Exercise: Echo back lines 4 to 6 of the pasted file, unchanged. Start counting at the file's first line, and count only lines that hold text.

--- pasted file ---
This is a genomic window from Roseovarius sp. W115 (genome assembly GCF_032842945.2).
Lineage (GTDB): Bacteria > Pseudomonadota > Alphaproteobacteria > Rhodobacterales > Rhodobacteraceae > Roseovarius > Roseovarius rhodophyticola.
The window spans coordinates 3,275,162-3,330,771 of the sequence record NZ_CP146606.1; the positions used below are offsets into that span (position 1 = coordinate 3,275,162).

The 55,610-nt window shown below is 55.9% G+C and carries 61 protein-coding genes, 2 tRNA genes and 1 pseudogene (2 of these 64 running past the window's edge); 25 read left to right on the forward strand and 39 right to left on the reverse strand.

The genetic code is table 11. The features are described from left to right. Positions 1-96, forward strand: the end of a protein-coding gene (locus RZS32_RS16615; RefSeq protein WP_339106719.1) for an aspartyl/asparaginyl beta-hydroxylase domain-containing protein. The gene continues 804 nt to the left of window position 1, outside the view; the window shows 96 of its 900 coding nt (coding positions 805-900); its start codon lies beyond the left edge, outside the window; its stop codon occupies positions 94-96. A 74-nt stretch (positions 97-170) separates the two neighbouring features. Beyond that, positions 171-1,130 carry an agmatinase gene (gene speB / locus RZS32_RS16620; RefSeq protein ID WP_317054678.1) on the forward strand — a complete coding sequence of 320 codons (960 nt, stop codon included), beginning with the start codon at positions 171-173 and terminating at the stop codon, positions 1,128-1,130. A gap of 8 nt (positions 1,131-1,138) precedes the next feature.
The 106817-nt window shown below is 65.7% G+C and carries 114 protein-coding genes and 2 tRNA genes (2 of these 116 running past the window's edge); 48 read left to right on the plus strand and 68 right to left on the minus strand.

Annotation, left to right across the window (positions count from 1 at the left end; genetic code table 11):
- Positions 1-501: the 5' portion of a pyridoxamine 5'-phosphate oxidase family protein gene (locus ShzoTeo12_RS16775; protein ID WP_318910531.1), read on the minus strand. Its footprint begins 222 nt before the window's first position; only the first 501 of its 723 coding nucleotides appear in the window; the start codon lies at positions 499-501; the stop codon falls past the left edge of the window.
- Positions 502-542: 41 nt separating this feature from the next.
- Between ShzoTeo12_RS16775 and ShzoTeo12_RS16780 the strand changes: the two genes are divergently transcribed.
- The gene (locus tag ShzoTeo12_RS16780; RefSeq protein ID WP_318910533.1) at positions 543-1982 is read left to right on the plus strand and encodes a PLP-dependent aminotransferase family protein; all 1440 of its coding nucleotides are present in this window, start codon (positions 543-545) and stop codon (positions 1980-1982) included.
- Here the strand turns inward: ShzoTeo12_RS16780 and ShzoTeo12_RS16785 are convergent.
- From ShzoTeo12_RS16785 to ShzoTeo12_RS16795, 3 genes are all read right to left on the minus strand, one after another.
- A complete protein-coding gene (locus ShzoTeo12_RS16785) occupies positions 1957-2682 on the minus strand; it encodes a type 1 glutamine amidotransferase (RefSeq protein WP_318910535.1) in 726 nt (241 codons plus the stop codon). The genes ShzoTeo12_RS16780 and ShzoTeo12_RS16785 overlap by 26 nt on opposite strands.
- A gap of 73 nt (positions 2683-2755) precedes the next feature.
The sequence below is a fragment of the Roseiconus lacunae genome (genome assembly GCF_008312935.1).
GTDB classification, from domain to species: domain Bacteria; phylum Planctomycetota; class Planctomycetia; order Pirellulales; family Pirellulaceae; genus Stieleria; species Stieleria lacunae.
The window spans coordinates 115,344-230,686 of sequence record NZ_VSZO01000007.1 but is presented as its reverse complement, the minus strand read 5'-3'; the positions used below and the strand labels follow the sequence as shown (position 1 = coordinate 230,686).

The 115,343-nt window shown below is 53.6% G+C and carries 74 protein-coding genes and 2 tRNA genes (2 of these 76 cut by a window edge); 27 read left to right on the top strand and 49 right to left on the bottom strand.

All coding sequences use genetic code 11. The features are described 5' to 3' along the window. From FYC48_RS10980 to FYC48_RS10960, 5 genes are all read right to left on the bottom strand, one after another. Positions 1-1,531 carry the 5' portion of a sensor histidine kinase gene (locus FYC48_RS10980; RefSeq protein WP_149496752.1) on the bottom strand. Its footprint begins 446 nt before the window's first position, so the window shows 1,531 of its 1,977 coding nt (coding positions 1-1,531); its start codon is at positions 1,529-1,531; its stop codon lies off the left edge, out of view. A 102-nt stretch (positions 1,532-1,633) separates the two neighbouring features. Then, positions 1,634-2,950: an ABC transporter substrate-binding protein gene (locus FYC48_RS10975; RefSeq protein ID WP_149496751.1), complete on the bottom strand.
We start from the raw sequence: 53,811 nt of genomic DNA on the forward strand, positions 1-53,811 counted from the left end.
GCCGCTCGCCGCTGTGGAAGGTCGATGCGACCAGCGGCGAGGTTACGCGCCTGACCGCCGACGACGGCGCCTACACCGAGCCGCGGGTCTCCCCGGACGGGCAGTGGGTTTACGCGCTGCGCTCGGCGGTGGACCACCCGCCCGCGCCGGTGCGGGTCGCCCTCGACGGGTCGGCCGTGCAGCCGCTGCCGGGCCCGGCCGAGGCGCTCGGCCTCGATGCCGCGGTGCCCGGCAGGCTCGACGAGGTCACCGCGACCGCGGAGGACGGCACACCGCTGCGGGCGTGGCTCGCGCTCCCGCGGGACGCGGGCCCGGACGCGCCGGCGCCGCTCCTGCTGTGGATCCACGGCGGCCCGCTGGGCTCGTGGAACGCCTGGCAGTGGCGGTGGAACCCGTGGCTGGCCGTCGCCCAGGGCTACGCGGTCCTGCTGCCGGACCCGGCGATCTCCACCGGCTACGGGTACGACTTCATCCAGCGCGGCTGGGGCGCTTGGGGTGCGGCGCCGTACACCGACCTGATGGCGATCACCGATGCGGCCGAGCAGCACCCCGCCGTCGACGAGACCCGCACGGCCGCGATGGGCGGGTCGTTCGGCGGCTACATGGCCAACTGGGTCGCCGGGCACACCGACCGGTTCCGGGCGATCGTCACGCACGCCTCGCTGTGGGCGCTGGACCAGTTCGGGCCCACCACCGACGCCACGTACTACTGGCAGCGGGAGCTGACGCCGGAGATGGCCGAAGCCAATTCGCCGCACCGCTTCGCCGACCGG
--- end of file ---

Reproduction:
The 55,610-nt window shown below is 55.9% G+C and carries 61 protein-coding genes, 2 tRNA genes and 1 pseudogene (2 of these 64 running past the window's edge); 25 read left to right on the forward strand and 39 right to left on the reverse strand.

The genetic code is table 11. The features are described from left to right. Positions 1-96, forward strand: the end of a protein-coding gene (locus RZS32_RS16615; RefSeq protein WP_339106719.1) for an aspartyl/asparaginyl beta-hydroxylase domain-containing protein. The gene continues 804 nt to the left of window position 1, outside the view; the window shows 96 of its 900 coding nt (coding positions 805-900); its start codon lies beyond the left edge, outside the window; its stop codon occupies positions 94-96. A 74-nt stretch (positions 97-170) separates the two neighbouring features. Beyond that, positions 171-1,130 carry an agmatinase gene (gene speB / locus RZS32_RS16620; RefSeq protein ID WP_317054678.1) on the forward strand — a complete coding sequence of 320 codons (960 nt, stop codon included), beginning with the start codon at positions 171-173 and terminating at the stop codon, positions 1,128-1,130. A gap of 8 nt (positions 1,131-1,138) precedes the next feature.
The 106817-nt window shown below is 65.7% G+C and carries 114 protein-coding genes and 2 tRNA genes (2 of these 116 running past the window's edge); 48 read left to right on the plus strand and 68 right to left on the minus strand.